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New surgical robot to deliver improved outcomes for cancer patients


prostate robot plus biral patel

From May this year, men diagnosed with early prostate cancer in Gloucestershire, Herefordshire and Worcestershire will benefit from treatment using a new high-tech surgical robot at Cheltenham General Hospital. It is hoped that the £1.2m investment by our Trust, with help from a local charity (Robocap) will dramatically improve outcomes for men with prostate cancer while reducing the side effects of surgery and the length of stay for these patients by more than half.

The Da Vinci surgical system is a robot that has revolutionised surgical treatment for prostate cancer by making it possible for surgeons to perform minimally-invasive surgery with greater precision and control than ever before. It uses tiny instruments which have an even greater range of motion than the human hand and has a number of benefits over open and standard keyhole surgery. The instruments inside the patient are controlled by the surgeon.

The state-of-the-art robot allows surgeons to use 3D vision and high-precision instruments to remove the prostate in affected men with cancer. It is made up of a console operated by the surgeon, and a patient-side system with four robotic arms that execute the surgeon's commands. The robot enables surgeons to carry out highly complex operations with extreme precision.

The first operation will take place in May and it is estimated that 150 prostate cancer patients will undergo the procedure each year. The robot has been delivered and between now and May, consultants and theatre practitioners will receive extensive training.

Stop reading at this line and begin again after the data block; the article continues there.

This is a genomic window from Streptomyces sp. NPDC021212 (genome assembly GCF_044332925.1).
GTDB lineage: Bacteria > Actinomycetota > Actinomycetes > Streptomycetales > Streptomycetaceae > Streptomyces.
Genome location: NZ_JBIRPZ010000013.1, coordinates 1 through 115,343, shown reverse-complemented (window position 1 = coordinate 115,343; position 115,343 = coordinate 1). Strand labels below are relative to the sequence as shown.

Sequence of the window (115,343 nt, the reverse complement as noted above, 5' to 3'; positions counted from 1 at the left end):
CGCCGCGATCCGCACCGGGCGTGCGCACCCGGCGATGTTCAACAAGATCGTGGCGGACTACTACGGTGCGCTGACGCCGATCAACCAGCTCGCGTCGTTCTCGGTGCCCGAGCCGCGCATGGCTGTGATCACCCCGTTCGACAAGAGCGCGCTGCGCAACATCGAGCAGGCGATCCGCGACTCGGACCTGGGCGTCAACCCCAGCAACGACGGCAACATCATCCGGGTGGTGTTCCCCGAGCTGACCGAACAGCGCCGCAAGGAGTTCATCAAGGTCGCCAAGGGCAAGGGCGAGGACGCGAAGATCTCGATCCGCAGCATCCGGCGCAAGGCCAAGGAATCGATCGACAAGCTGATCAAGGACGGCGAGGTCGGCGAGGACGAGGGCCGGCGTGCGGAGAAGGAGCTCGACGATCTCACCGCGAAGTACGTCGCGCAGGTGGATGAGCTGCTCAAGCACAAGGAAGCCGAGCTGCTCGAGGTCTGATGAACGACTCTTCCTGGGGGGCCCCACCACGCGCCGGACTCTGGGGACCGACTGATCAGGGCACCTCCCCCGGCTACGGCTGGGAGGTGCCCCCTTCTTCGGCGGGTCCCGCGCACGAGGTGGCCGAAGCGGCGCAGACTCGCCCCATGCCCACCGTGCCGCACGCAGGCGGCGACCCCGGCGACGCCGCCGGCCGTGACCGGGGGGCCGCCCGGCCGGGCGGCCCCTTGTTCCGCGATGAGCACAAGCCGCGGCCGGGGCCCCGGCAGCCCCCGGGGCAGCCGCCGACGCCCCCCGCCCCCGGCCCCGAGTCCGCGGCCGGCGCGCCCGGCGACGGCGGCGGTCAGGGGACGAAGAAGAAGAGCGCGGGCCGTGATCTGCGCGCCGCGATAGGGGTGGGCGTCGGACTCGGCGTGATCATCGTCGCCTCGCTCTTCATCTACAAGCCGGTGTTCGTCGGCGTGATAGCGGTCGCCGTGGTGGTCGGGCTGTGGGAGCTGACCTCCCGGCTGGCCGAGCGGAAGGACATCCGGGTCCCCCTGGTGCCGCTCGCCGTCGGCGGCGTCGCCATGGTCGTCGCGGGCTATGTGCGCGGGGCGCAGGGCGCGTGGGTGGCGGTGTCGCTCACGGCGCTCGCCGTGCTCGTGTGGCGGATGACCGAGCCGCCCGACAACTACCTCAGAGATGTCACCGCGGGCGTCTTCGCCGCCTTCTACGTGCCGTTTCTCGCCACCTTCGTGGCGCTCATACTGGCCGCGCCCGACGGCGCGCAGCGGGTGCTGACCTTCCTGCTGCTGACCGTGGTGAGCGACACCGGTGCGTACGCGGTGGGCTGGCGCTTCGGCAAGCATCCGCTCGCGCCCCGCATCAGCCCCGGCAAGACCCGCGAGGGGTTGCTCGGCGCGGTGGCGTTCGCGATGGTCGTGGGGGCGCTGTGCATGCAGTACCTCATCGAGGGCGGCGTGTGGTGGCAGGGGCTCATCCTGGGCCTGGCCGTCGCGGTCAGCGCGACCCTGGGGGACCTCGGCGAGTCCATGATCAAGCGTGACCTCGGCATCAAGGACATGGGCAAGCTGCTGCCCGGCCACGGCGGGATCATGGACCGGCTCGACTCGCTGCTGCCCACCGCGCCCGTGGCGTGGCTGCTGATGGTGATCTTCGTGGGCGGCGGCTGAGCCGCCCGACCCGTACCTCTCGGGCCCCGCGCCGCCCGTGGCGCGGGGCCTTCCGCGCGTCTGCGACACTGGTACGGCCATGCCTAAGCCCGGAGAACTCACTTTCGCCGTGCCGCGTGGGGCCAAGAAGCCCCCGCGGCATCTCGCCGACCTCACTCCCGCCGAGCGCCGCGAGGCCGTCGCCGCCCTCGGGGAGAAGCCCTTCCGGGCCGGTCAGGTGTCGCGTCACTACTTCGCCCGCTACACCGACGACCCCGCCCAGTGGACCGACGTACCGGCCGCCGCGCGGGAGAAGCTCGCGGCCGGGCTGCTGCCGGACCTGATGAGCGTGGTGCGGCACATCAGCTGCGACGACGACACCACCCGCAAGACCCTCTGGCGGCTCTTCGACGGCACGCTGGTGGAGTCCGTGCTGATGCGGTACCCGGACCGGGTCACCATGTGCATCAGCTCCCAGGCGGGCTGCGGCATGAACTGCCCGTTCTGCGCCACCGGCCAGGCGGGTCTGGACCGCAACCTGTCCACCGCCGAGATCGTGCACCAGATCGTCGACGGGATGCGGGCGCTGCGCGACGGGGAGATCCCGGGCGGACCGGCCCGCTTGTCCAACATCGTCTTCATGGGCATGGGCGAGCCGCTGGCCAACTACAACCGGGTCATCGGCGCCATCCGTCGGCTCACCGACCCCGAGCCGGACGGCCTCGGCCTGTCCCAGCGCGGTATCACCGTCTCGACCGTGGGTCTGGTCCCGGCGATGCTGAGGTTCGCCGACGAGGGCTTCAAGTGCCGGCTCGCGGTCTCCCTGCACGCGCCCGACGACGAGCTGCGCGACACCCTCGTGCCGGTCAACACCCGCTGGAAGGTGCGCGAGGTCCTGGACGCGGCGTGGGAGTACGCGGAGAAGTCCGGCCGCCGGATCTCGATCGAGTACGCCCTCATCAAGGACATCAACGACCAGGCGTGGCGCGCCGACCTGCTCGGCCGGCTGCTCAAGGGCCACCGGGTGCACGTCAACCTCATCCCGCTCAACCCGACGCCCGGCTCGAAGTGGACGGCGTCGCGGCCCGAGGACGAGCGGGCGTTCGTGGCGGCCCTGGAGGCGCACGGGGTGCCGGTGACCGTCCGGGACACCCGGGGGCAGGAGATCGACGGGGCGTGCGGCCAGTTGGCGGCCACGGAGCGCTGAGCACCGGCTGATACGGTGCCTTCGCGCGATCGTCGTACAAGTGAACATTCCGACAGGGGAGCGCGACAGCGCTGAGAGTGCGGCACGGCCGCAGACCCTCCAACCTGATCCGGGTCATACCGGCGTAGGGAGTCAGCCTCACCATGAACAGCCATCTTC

Biral Patel, Consultant Urological Surgeon said: "The system is proven technology, allowing surgeons better vision and a greater level of precision than ever before, thereby reducing the side effects of the operation and improving the recovery time.

"Our aim is to improve the diagnosis and management of early prostate cancer in the region by using the best available techniques and equipment. We are determined to keep up with developing technologies in order to make sure we continue to deliver the very best for our patients.”

The Robocap Charity contributed £350,000 towards the cost and the main capital investment was funded by our Trust. Money raised by Robocap will also go towards providing several clinical accessories which are required for the procedure.

We are extremely grateful for the huge amount of effort, fundraising and support of the Robocap Charity, its Trustees and the people of Gloucestershire and Herefordshire who have helped to raise a significant proportion of the funds. Whist the robot will be based at Cheltenham General Hospital, this type of surgery will now be available to the people of Gloucestershire, Herefordshire and Worcestershire.


Chief Executive Dr Frank Harsent said: "It is with great pleasure that we announce what we believe is a significant development in the management of prostate cancer in our region. This major investment demonstrates our commitment to providing the best local treatment for our patients both now and in the future."

Prostate cancer is the most common cancer in men in the UK. In the UK alone, around 37,000 men are diagnosed with prostate cancer each year, and around 200 lives are lost due to the disease every week.